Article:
Juneteenth & the Importance of History

Students learn about Juneteenth, share family histories, and explore resources on the holiday and current efforts to erase aspects of American history and the role of Black people in it. 

Family taking a selfie

Teacher’s Note

Monday, June 19th is Juneteenth. Officially made a national holiday in 2021, the day is in acknowledgment of the emancipation of enslaved Africans in America.


In honor of Juneteenth, this lesson provides resources for celebrating, teaching, and learning about Black History. While this is important every day, it is of even greater importance as we witness the erasure of aspects of American History and the role of Black people within it. 

Pre-Circle Resources & Sharing

Introduce Juneteenth

If needed, share with students an introductory history of Juneteenth (additional resources can be found at the end of this lesson), and invite a share out of any reflections.

Introduce Curricular/Legislative Bans

Share with students some resources from BET, NPR, and Axios on proposed and current legislation limiting and/or banning what can be taught in schools, particularly regarding American and Black history, DEI, politics, sexual orientation and gender identity.

Go Round

Consider inviting students to share, in circle or popcorn-style:

  • What thoughts or reactions do you have to the materials we read?

If students seem interested, you may want to encourage further reading and discussion at a later point.

Circle Activity

Opening Ceremony

Open up a circle with a quote related to the importance and relevance of history. Invite students to share reflections and connections related to the quote. Some quote options might be:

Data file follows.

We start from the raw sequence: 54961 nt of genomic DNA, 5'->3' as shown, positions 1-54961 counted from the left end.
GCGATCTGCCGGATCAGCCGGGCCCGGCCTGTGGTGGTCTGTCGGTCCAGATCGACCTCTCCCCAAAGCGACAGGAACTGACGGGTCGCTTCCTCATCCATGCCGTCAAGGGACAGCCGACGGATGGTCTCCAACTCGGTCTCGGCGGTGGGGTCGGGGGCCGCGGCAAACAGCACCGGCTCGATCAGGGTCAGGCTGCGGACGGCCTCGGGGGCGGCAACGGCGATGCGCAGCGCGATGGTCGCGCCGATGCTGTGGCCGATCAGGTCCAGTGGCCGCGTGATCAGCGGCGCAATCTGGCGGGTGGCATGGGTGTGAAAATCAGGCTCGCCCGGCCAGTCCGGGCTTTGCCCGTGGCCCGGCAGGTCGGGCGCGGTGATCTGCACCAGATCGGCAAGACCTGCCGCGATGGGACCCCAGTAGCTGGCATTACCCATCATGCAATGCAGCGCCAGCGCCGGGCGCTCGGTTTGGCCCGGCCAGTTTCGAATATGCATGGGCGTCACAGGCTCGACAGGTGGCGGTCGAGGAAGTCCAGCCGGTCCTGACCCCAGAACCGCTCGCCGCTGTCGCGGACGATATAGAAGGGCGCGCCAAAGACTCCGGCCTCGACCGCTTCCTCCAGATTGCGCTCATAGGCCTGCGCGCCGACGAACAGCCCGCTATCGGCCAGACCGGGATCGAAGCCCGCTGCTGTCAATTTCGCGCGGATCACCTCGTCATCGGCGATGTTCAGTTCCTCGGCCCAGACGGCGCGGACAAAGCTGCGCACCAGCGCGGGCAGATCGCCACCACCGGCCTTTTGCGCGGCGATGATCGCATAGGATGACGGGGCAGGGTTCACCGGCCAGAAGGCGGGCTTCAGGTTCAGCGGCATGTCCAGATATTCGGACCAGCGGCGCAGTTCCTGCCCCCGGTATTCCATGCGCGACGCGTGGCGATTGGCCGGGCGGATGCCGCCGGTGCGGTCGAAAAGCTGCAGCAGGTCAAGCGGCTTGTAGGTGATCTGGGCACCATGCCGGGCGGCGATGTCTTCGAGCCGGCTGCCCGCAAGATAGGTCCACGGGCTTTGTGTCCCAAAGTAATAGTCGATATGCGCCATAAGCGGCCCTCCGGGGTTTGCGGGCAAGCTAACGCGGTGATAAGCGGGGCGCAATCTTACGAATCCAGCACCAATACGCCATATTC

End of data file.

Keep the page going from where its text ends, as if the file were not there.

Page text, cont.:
• “A people without the knowledge of their past history, origin, and culture is like a tree without roots.”  – Marcus Garvey
  • “History, despite its wrenching pain, cannot be unlived, but if faced with courage, need not be lived again.” – Maya Angelou
  • “Those who don’t know history are doomed to repeat it.” – Edmund Burke


Circle Rounds

Using a circle speaking order, invite students to consider the value of their own family/community history in response to one or more of the following prompts:

  • What aspects of your family’s/community’s history do you treasure?
  • Which of your family’s/community’s stories do you most want to share?
  • In an effort to preserve your family’s/community’s culture and history: Who can you share a special family story with today (i.e. a younger sibling, cousin, partner, friend, etc.)?
  • Share about a family/community tradition that you value/appreciate. 
  • Father’s Day and Juneteenth share the same weekend. In honor of this, share about a Black man in your life who has positively impacted you, and how.

Closing Ceremony

Share a closing quote with students, possibly one of the following:

  • “The lovers of romance can go elsewhere for satisfaction, but where can the lovers of truth turn if not to history?” – Katharine Anthony
  • “We are not makers of history. We are made by history.” – Rev. Dr. Martin Luther King Jr.
  • “History is a guide to navigation in perilous times. History is who we are and why we are the way we are.” – David McCullough
  • “You can’t be a full participant in our democracy if you don’t know our history.” – David McCullough
  • “Study the past if you would define the future.” – Confucius
  • “There is nothing new in the world except the history you do not know.” – Harry S. Truman

Extended Learning Activity

  • Invite students to consider the relationship between the 4th of July and Juneteenth by way of the excerpted or full Frederick Douglass speech, "What to the Slave is the 4th of July?"
  • Unused quotes from the closing ceremony can be used for further discussion, writing, or journaling prompts.
  • Engage students in exploring and discussing efforts to limit or ban discussions of history and identity in classrooms.

Additional Juneteenth Resources

PBS: Learn About and Celebrate Juneteenth

NMAACH - The Historical Legacy of Juneteenth

NY Times - So You Want to Know About Juneteenth

Complete Frederick Douglass Fourth of July Speech (reading)

James Earl Jones’ Reading of Frederick Douglass’ Speech (video)

NYC Juneteenth Events